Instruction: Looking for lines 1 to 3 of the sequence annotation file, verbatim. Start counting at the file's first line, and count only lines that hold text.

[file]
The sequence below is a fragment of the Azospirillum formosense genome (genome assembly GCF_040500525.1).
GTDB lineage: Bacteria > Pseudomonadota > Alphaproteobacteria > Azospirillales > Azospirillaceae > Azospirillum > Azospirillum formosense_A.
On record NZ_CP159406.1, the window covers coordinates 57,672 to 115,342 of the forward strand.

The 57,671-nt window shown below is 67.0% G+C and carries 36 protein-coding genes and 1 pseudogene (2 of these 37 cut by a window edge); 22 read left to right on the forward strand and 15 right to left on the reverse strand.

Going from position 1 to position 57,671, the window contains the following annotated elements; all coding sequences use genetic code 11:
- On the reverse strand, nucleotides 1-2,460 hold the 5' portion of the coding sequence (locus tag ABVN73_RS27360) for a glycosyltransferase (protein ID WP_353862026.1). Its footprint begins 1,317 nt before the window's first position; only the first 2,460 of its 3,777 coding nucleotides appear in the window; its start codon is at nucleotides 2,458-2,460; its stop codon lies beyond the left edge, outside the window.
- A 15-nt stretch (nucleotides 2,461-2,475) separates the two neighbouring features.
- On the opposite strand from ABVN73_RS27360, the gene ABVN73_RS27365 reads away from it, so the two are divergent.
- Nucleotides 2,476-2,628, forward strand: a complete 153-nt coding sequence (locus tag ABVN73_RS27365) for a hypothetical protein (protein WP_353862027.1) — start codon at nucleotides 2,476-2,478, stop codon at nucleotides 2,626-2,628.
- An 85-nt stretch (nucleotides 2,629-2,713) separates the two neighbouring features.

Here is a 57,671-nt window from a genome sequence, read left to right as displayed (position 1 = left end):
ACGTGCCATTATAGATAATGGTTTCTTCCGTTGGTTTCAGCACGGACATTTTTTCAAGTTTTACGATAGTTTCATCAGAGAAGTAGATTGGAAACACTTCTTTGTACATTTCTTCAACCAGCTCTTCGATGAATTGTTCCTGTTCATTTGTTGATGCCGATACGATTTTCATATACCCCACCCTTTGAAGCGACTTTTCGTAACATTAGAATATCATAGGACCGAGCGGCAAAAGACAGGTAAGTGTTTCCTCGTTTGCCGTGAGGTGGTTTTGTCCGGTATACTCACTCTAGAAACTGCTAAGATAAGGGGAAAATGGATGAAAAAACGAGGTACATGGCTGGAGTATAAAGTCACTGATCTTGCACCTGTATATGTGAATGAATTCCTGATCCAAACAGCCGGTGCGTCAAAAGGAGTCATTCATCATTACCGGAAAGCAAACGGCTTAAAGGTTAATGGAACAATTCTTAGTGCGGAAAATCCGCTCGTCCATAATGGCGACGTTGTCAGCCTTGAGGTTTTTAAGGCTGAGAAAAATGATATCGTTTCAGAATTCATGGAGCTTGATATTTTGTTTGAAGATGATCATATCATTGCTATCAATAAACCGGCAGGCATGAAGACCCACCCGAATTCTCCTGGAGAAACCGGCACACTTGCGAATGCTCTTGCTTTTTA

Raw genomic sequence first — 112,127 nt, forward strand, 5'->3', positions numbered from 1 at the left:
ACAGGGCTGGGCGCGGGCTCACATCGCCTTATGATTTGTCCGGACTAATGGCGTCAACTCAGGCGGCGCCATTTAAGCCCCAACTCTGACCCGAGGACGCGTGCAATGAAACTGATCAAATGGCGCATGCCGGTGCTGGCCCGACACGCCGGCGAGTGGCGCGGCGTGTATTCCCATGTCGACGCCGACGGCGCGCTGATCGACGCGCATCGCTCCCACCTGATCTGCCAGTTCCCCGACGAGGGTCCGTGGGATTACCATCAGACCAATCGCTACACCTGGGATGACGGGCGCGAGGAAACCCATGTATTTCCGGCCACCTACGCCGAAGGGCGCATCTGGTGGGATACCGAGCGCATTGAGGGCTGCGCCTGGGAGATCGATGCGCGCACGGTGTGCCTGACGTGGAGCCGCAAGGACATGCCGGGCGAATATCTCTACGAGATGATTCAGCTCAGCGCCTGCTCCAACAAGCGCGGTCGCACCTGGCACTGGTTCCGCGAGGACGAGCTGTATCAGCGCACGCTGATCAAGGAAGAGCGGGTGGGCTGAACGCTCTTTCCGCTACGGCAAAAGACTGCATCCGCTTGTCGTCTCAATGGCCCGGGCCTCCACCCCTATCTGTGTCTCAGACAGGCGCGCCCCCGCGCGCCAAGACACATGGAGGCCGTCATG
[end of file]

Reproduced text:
The sequence below is a fragment of the Azospirillum formosense genome (genome assembly GCF_040500525.1).
GTDB lineage: Bacteria > Pseudomonadota > Alphaproteobacteria > Azospirillales > Azospirillaceae > Azospirillum > Azospirillum formosense_A.
On record NZ_CP159406.1, the window covers coordinates 57,672 to 115,342 of the forward strand.